Valve has revealed the first pictures and details of the new Steam Controller, a gamepad the company claims will make it possible to play PC games on a game pad without much of a sacrifice.
This is the third announcement from Valve this week, all of which revolve around the company's stated goal of removing the PC from its image as a desktop-only, Windows-based platform.
The Steam Controller makes use of two touchpads where traditional controllers place analogue sticks, and Valve claims this input system already approaches the fine control available from a mouse.
To compensate for the relative lack of feedback as compared to thumbsticks, the Steam Controller makes use of high-precision haptic feedback that Valve says can be used by developers to convey a variety of information to users.
The Steam controller also makes use of a touch-screen display in the center of the controller in about the same position as Sony's DualShock 4 controller.
Rather than mimicking the touch-screen controls popularized by the iPhone, the user navigates by touch, then clicks by depressing the entire screen.
The hope is that this will result in fewer accidental button presses than on current touch-interface devices, giving users greater control.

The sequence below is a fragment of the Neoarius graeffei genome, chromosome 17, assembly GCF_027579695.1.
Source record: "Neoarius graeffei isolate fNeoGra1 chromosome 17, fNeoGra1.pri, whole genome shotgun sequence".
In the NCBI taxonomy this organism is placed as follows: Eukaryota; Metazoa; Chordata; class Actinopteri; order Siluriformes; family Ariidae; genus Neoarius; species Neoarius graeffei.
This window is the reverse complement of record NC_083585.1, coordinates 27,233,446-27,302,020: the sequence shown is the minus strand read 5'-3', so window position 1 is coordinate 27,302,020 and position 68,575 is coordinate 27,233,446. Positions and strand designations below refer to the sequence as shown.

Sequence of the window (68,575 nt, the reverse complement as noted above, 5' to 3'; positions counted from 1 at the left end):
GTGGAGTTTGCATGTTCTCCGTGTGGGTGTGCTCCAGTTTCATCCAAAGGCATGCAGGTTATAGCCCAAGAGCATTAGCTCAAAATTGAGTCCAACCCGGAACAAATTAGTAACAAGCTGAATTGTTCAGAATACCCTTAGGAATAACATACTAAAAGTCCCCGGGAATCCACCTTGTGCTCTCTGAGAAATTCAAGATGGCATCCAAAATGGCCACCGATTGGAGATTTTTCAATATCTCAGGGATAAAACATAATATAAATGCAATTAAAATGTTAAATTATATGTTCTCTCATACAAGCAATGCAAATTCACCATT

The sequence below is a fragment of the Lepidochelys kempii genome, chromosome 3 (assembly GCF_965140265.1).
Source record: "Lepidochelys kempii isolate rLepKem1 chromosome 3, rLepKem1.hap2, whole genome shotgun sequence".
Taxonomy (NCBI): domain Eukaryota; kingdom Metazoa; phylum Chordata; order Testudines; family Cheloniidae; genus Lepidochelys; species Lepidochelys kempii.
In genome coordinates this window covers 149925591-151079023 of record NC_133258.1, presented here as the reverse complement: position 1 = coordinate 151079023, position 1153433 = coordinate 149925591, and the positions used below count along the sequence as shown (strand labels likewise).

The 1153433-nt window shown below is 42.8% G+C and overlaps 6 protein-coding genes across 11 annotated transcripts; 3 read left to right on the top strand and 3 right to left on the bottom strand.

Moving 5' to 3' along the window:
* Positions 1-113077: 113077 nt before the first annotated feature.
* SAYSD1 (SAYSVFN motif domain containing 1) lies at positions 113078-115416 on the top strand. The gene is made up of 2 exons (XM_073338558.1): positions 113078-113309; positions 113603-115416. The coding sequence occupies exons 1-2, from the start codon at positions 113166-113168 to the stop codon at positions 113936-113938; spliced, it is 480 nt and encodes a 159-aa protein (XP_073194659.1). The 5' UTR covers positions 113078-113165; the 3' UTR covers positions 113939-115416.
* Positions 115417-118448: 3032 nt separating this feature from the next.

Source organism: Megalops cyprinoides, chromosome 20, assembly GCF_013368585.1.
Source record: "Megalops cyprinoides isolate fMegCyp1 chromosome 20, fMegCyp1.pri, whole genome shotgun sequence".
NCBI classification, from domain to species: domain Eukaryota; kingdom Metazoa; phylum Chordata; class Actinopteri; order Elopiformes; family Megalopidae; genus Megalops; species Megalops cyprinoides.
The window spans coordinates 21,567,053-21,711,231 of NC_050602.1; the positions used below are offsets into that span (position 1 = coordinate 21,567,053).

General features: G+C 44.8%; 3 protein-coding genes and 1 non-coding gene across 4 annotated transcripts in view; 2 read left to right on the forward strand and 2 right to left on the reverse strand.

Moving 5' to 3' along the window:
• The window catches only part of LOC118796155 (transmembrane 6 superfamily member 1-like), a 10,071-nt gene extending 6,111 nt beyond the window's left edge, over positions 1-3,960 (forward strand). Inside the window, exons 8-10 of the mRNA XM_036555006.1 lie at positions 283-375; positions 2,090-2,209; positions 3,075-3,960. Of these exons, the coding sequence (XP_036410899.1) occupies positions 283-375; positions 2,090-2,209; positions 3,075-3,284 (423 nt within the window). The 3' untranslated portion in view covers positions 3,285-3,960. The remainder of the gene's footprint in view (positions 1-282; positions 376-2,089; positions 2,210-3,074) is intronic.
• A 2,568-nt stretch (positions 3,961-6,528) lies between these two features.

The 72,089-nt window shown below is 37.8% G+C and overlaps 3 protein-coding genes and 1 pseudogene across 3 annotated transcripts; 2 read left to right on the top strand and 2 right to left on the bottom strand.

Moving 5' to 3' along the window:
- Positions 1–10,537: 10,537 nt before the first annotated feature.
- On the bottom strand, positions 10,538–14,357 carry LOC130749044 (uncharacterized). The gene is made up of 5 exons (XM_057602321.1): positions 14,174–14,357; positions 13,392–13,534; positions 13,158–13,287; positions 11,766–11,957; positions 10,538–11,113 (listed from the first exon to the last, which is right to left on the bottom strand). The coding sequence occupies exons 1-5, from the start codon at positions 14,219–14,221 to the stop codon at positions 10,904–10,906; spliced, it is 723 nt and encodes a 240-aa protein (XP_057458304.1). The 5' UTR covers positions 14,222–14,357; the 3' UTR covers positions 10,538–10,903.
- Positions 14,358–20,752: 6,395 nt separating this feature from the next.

As with all three of the products revealed this week, Valve is advertising the Steam Controller as a hackable, customizable device, and encourages users to make their own modifications to see what can't be improved for future generations.
The Steam Controller is part of the Steam Machine beta test, so the 300 selected for that test will also receive a prototype gamepad. The beta version won't have the touch screen in the center though, and in its place Valve has included four additional square buttons to compensate.
The API for the Steam Controller will be made available the day the beta test prototypes ship, and to make sure the gamepad works with current Steam games Valve has included a legacy mode that makes the Steam Controller register as a keyboard and mouse.
Though there are many questions still floating around about SteamOS, Steam Machines, and the Steam Controller, Valve has promised to keep a steady stream of updates coming until launch, with detailed specifications for SteamOS due next week.
Those interested in following the latest news from Valve can check out the Steam Universe community group.